LinkedIn is a professional networking platform owned by Microsoft. As of October 2022, LinkedIn has over 830 million members worldwide. With so many users, there are questions around who actually owns and controls a LinkedIn account.
When you sign up for a LinkedIn account, you are considered the owner of that account. The Terms of Service state that by using their services you agree that “you own the content and information you provide.” This means you own and control the data in your LinkedIn profile.
However, while you own your personal data, LinkedIn owns the platform. Their user agreement gives them a “worldwide, transferable and sublicensable right” to host, use, distribute, modify, run, copy, publicly perform or display, translate, and create derivative works of all content and data you post.
So you continue owning your personal profile data, but LinkedIn has broad rights to use that data as part of running their platform.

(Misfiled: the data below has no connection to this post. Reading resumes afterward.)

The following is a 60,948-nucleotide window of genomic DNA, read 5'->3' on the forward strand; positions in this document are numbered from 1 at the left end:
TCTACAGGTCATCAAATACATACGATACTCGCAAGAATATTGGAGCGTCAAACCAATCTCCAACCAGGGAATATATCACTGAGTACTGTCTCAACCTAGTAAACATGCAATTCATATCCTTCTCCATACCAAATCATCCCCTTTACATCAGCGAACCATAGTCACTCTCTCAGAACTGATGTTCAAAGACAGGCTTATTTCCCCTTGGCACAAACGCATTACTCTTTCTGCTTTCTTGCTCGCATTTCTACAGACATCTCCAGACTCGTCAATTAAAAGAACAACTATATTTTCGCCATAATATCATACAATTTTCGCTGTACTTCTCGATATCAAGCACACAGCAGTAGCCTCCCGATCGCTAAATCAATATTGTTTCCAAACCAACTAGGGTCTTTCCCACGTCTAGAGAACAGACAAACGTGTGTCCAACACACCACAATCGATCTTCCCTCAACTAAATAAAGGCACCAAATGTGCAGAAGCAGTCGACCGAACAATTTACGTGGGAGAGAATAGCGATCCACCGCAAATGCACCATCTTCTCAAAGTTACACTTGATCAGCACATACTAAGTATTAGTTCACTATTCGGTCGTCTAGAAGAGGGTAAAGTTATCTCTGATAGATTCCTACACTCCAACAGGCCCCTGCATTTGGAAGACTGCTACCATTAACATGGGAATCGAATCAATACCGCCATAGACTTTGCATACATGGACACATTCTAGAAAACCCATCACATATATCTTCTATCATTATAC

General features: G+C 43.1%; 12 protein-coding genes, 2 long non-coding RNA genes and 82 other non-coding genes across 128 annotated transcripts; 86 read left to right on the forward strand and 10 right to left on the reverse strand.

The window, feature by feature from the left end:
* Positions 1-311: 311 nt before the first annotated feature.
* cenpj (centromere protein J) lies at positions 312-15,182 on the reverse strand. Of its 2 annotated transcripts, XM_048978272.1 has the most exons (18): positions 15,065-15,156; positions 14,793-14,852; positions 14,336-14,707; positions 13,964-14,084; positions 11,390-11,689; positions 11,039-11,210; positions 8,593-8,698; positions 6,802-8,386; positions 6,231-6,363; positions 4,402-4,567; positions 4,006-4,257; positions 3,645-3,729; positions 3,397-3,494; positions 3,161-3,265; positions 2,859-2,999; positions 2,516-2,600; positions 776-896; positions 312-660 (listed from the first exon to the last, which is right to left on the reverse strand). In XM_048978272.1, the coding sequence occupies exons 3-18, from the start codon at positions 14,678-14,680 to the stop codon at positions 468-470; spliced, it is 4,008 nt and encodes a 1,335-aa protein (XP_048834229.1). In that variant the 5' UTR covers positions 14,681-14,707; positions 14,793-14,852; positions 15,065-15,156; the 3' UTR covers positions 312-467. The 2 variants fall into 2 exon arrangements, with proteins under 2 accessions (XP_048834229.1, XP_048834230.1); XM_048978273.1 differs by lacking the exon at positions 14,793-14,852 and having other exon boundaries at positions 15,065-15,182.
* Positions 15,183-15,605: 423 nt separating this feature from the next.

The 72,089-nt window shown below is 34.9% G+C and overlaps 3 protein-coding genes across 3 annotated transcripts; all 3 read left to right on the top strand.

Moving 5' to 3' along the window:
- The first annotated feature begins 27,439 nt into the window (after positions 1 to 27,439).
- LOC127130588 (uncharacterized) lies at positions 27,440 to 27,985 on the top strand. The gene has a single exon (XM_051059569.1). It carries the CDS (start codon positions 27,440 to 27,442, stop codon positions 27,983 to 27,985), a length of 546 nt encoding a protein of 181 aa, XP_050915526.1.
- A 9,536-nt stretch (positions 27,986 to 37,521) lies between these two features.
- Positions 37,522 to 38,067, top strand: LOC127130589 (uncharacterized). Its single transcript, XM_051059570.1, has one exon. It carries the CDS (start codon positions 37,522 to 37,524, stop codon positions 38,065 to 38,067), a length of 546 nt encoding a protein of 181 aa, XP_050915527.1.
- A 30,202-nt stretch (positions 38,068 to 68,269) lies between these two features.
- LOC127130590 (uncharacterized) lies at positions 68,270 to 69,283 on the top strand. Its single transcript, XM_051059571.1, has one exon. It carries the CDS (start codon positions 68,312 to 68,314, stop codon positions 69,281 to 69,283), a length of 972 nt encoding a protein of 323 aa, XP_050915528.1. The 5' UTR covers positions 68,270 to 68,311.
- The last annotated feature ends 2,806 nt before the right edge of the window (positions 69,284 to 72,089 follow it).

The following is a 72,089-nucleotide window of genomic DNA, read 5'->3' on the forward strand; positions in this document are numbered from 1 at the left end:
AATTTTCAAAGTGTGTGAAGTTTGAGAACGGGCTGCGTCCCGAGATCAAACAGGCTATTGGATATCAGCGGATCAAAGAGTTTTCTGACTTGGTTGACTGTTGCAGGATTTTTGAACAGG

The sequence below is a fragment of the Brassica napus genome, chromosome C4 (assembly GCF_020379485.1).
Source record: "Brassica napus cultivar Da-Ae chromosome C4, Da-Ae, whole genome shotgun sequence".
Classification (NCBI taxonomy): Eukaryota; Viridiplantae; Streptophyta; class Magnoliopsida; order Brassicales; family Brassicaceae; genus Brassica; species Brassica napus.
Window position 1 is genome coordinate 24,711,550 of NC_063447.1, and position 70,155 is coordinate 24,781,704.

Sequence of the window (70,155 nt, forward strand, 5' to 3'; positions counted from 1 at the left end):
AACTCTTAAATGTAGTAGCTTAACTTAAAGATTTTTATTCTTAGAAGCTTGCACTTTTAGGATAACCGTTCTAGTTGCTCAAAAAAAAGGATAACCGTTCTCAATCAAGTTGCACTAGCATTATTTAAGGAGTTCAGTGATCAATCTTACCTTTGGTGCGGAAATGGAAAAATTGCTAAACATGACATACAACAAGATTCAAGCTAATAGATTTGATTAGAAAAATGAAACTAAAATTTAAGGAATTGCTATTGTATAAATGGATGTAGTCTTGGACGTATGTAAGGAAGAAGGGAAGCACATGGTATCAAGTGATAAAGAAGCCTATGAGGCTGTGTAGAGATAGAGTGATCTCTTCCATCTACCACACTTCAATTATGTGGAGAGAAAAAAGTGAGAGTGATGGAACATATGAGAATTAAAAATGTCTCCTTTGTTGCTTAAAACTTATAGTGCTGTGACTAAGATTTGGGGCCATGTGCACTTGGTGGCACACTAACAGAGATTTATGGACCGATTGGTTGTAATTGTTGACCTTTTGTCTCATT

As the account owner, you have control over your LinkedIn profile and settings. You can:
– Edit your profile information like photo,bio, work experience, education, etc.
– Adjust settings for notifications, advertisements, data privacy
– Connect with other members by sending invites or accepting requests
– Join groups and communicate with other members
– Follow companies to receive updates
– Post written, photo or video content
– Build your professional brand and network
However, there are some limits to your control. LinkedIn can:
– Suspend or terminate your account if you violate their Terms of Service
– Make changes to the functionality and appearance of the platform at any time
– Use your data in an aggregated or anonymized way even if you delete your account
– Maintain rights to the content you post including sharing publicly
So you have control over your own profile and connections, but LinkedIn ultimately controls the overall platform.
If you no longer wish to have a LinkedIn account, you can delete it. Here is how account deletion works:
– You can delete your account at any time from the account settings page.
– Your profile will be removed from search results immediately.
– For 30 days your data will remain in LinkedIn’s system before being permanently deleted.
– You can reactivate your account within those 30 days to restore it.
– After 30 days all your data is permanently deleted and your profile removed.
– Even after deletion, some data like contacts or messages may remain in other users’ accounts.